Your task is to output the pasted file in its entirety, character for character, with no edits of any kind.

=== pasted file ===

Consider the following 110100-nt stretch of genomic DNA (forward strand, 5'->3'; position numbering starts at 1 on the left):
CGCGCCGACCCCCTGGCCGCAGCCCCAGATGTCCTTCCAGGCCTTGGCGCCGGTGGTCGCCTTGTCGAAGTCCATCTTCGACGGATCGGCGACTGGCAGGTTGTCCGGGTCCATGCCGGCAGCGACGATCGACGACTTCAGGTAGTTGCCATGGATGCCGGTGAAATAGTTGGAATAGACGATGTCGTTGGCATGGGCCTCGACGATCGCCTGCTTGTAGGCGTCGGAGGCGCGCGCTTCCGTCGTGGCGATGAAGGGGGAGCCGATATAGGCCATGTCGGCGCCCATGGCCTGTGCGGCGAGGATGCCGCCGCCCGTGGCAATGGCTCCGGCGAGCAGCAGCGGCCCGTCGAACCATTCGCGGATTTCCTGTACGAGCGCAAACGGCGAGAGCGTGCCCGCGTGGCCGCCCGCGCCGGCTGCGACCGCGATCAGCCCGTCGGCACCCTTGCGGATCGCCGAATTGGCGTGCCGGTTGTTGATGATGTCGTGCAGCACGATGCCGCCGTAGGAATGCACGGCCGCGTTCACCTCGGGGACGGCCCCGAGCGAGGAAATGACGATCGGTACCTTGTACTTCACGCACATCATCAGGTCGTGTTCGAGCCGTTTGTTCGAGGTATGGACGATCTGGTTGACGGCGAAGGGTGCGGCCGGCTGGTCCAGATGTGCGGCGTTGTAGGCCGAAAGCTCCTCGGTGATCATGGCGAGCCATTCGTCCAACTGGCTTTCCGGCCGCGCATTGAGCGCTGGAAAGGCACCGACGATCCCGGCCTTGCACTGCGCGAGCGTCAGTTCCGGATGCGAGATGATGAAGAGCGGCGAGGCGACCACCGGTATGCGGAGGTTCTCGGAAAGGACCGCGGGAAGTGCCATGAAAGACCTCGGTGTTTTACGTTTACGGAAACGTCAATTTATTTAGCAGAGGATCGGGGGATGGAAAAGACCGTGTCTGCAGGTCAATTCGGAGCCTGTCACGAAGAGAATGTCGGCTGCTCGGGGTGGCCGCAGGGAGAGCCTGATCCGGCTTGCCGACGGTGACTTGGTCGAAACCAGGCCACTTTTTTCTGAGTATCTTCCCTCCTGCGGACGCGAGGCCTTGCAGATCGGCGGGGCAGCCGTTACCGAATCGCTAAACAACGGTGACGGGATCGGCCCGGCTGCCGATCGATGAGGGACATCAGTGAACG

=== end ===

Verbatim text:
Consider the following 110100-nt stretch of genomic DNA (forward strand, 5'->3'; position numbering starts at 1 on the left):
CGCGCCGACCCCCTGGCCGCAGCCCCAGATGTCCTTCCAGGCCTTGGCGCCGGTGGTCGCCTTGTCGAAGTCCATCTTCGACGGATCGGCGACTGGCAGGTTGTCCGGGTCCATGCCGGCAGCGACGATCGACGACTTCAGGTAGTTGCCATGGATGCCGGTGAAATAGTTGGAATAGACGATGTCGTTGGCATGGGCCTCGACGATCGCCTGCTTGTAGGCGTCGGAGGCGCGCGCTTCCGTCGTGGCGATGAAGGGGGAGCCGATATAGGCCATGTCGGCGCCCATGGCCTGTGCGGCGAGGATGCCGCCGCCCGTGGCAATGGCTCCGGCGAGCAGCAGCGGCCCGTCGAACCATTCGCGGATTTCCTGTACGAGCGCAAACGGCGAGAGCGTGCCCGCGTGGCCGCCCGCGCCGGCTGCGACCGCGATCAGCCCGTCGGCACCCTTGCGGATCGCCGAATTGGCGTGCCGGTTGTTGATGATGTCGTGCAGCACGATGCCGCCGTAGGAATGCACGGCCGCGTTCACCTCGGGGACGGCCCCGAGCGAGGAAATGACGATCGGTACCTTGTACTTCACGCACATCATCAGGTCGTGTTCGAGCCGTTTGTTCGAGGTATGGACGATCTGGTTGACGGCGAAGGGTGCGGCCGGCTGGTCCAGATGTGCGGCGTTGTAGGCCGAAAGCTCCTCGGTGATCATGGCGAGCCATTCGTCCAACTGGCTTTCCGGCCGCGCATTGAGCGCTGGAAAGGCACCGACGATCCCGGCCTTGCACTGCGCGAGCGTCAGTTCCGGATGCGAGATGATGAAGAGCGGCGAGGCGACCACCGGTATGCGGAGGTTCTCGGAAAGGACCGCGGGAAGTGCCATGAAAGACCTCGGTGTTTTACGTTTACGGAAACGTCAATTTATTTAGCAGAGGATCGGGGGATGGAAAAGACCGTGTCTGCAGGTCAATTCGGAGCCTGTCACGAAGAGAATGTCGGCTGCTCGGGGTGGCCGCAGGGAGAGCCTGATCCGGCTTGCCGACGGTGACTTGGTCGAAACCAGGCCACTTTTTTCTGAGTATCTTCCCTCCTGCGGACGCGAGGCCTTGCAGATCGGCGGGGCAGCCGTTACCGAATCGCTAAACAACGGTGACGGGATCGGCCCGGCTGCCGATCGATGAGGGACATCAGTGAACG